For the side dish, i came across this potato dish called Janssons Frestelse, translated as Janssons Temptation. well, if it’s so tasty this guy Jansson can’t resist it, how can i resist making it? it’s a very simple dish, i kinda like it that way. a layered casserole with potatoes, onions and anchovies finished off with cream, butter and breadcrumbs. bake in an 400 degree oven for 45 minutes and serve. quite tasty and well worth the minimal effort it takes to prepare. below is the quoted recipe i found on the net, no real mods to this one, i did mine in three layers with anchovies on the first and second layer but not the top. i used panko breadcrumbs because they are damned tasty and add a nice crisp finish to dishes such as this.

Janssons Frestelse

5-6 medium potatoes
2 large yellow onions
15-20 anchovie fillets
2 T butter
3/4 C heavy cream
bread crumbs
freshly ground black pepper

First Layer of Potato, Onion and Anchovies

First Layer of Potato, Onion and Anchovies

Peel and grate the potatoes. Slice the onions thinly. Grease a casserole, about 9×12 inches. Layer the grated potatoes, onion and anchovies in the dish, starting with potatoes. Pour the cream, then sliced butter, bread crumbs and pepper evenly over the mix. Bake in a 400° oven for 40-50 minutes.

Finished Casserole

Finished Casserole

Well, one point of light in this bleak world… by some apparent shipping accident or bizarre mistake, the store here got a shipment of Kostriker Schwarzbier which is pretty damned tasty. it was just the thing for this meal and oddly enough, a few of them was enough to convince me to go shoot some pool afterward.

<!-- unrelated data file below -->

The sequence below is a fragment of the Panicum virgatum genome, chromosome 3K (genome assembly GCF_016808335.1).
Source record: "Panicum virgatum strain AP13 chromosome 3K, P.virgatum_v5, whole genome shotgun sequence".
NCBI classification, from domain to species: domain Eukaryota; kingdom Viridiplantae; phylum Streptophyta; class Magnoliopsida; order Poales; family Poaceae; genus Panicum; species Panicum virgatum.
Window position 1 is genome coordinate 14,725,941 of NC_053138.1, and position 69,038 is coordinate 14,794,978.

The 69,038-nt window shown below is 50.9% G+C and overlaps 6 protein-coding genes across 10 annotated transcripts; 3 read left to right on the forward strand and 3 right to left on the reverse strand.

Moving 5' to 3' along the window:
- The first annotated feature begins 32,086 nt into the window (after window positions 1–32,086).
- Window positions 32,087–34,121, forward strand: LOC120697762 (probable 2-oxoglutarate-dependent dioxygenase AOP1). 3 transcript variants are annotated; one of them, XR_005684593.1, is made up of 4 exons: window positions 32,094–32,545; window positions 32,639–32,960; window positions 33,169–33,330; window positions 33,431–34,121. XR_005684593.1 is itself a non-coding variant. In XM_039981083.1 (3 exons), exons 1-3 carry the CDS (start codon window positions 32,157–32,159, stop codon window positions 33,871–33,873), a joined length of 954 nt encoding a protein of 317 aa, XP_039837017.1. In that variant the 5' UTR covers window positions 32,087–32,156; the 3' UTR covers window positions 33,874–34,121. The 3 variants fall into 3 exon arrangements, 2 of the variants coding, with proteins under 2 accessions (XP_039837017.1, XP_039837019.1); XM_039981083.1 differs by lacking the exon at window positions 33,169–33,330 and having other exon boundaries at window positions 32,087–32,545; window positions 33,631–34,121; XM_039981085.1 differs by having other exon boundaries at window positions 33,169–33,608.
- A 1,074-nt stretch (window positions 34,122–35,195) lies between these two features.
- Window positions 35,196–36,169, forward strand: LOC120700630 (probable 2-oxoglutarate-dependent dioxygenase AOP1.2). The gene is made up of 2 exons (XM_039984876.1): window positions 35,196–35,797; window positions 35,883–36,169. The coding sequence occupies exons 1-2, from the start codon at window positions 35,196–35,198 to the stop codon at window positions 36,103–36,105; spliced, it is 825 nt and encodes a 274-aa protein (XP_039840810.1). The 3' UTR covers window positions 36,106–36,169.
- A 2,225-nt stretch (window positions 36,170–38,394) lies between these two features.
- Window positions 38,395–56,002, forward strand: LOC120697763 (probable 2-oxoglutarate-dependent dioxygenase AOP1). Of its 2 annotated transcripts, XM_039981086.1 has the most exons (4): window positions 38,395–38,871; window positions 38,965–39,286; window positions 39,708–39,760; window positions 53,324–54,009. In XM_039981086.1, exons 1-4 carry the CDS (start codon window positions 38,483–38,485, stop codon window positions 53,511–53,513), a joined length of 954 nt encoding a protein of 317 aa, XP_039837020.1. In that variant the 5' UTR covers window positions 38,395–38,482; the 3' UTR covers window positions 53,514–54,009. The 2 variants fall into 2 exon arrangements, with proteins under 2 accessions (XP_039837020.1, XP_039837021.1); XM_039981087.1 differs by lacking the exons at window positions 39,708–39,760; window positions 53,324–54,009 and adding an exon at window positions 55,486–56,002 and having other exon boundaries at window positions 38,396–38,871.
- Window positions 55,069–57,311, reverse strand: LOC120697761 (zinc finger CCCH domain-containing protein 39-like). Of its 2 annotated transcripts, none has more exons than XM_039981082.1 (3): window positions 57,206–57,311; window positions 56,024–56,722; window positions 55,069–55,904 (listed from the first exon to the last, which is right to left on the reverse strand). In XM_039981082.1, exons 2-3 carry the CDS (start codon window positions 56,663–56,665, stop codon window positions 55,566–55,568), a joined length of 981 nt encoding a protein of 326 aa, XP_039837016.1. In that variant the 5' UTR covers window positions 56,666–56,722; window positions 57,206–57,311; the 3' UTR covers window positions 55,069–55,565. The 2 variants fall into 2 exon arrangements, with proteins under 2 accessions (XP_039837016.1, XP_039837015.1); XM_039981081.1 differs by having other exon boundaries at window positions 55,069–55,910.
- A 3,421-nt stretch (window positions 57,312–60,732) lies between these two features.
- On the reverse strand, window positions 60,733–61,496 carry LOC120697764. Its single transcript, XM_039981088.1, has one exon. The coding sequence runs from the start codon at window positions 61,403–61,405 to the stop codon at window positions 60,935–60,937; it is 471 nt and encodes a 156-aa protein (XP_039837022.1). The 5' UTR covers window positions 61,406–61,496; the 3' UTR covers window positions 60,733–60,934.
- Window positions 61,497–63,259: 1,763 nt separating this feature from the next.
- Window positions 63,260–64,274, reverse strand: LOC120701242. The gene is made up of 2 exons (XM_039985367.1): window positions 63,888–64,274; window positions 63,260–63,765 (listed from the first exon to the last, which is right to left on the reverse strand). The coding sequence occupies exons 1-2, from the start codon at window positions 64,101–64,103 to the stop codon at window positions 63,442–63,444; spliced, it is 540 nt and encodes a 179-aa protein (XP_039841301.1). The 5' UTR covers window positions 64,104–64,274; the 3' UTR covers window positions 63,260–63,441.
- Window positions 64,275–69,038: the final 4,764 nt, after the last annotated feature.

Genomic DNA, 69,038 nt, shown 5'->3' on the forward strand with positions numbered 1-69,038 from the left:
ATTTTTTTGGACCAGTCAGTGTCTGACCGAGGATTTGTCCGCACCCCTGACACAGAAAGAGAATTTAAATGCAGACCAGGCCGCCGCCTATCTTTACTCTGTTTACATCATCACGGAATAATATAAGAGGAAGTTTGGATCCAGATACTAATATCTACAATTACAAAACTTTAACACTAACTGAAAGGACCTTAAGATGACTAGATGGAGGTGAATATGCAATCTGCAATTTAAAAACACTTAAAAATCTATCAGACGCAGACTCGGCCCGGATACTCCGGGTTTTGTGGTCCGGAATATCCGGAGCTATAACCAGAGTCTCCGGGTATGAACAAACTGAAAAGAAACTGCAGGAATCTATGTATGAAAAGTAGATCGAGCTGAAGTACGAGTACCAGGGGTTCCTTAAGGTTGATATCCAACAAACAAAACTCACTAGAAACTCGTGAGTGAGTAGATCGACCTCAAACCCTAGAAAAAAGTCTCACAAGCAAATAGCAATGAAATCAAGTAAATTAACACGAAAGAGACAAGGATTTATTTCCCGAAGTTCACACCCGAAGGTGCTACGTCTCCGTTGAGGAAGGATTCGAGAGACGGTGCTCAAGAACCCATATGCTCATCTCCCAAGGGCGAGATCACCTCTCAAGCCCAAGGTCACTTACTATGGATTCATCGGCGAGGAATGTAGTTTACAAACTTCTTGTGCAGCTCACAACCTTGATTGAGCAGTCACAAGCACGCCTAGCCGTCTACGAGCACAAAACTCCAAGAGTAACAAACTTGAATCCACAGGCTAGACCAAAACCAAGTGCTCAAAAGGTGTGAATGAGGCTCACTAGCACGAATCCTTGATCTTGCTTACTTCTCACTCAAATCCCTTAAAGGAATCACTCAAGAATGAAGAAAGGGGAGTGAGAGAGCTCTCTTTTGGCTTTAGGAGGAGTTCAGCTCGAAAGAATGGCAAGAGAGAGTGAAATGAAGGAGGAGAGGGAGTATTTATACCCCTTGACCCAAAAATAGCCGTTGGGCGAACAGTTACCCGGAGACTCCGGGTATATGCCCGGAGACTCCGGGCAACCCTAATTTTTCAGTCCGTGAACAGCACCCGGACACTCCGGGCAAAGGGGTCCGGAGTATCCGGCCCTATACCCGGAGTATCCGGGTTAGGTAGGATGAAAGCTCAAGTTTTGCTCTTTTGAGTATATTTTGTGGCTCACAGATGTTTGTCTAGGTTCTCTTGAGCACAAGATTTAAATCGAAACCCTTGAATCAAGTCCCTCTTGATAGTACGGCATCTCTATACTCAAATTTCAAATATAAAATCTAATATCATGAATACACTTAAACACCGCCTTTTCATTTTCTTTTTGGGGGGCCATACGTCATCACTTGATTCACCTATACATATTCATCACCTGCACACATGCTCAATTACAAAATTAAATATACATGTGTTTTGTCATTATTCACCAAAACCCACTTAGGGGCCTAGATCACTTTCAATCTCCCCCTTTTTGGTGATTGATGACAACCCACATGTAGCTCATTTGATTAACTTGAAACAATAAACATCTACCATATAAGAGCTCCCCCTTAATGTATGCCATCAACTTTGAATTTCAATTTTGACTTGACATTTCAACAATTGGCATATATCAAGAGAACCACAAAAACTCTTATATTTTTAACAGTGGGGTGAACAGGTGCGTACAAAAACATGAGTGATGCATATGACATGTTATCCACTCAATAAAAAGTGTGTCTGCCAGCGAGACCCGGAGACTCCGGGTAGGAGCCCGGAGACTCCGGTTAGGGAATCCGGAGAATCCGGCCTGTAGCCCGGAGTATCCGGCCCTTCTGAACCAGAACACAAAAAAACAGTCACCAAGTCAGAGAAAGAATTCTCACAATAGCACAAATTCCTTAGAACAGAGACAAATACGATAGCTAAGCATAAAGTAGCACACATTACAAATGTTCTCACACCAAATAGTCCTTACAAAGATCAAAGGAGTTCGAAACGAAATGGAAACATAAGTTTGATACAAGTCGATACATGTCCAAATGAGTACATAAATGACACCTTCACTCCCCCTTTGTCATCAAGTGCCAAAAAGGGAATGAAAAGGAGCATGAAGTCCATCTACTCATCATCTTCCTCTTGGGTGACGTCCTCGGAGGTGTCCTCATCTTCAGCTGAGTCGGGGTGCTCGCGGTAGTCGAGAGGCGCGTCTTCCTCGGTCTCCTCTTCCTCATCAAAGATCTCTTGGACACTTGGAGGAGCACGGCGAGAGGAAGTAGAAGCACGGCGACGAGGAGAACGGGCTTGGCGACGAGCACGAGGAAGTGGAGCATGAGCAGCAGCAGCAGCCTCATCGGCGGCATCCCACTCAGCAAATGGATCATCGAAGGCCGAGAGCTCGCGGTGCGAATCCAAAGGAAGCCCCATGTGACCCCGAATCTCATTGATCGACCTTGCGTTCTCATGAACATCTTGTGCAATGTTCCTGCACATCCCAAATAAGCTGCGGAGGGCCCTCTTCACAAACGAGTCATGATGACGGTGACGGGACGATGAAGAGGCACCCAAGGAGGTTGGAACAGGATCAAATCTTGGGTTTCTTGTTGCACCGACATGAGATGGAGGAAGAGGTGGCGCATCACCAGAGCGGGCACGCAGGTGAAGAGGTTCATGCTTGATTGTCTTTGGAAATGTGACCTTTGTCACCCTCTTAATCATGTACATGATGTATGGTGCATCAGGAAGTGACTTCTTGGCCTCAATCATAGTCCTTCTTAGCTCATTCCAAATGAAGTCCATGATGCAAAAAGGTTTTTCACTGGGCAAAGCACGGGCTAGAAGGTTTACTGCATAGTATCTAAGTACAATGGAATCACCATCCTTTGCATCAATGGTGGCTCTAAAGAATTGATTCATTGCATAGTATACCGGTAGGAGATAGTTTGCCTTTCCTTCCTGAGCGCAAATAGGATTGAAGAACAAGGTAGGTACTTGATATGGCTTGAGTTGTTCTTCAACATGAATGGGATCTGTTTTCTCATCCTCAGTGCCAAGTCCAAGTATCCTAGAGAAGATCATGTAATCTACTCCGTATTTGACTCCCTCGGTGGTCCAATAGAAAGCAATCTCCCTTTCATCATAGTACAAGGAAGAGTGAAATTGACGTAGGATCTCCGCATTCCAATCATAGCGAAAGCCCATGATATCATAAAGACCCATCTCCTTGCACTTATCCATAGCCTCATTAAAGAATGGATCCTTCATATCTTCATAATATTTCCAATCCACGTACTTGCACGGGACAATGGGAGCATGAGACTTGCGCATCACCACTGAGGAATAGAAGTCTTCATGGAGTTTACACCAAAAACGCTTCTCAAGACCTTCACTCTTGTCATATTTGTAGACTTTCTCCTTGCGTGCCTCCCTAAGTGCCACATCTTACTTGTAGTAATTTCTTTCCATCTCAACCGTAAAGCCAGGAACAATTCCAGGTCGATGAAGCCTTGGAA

i can’t say enough about the meatballs and the sauce, the meatballs were moist and tender, the sauce zesty with just the right amount of creamy kick. This is one of my favorite dishes in quite some time.

plated and ready to eat

plated and ready to eat

oh, i also threw down the gauntlet for Eddie, i challenged him to come up with a theme for a feast, either a world cuisine, a key ingredient or a vaguely recollected dish that he might want to try. i like the thought of audience participation, who knows where it might lead?


4 Responses to Feast 22 – Meat and Potatoes (It’s Grim Up North)

  1. xtna says:

    Can’t say i am thrilled with a cuisine that doesn’t have any green to it, but if you’re happy then I am happy. This meal may be one of those where I indulge in a little breakfast for dinner type thing.

  2. Greg Senior says:

    Dude, looked really good, to be honest it looks much better than Scandinavian food really is, I found most of it to be fairly bland and mediocre, tastiest dish i found was boiled potatoes and herring in a pickle cream sauce. Most of the good food, in Scandinavia, had Southern influences mainly French and German. Guess when you live in a cold climate with a short growing season, you really don’t have a lot of options.

  3. 48feasts says:

    yeah, that was my conclusion… mostly fish and root vegetables because that’s what’s locally available.

    if only they were lucky enough to have cayenne pepper, think of how much better their lives would have been. (speaking pre-modern era of course, i’m sure the people of scandinavia have ready access to spices in todays modern world)

  4. Greg Senior says:

    Would make a good what if story, if the Vikings had had a wider range of spices maybe they wouldn’t have felt the urge to plunder and pillage Europe, different world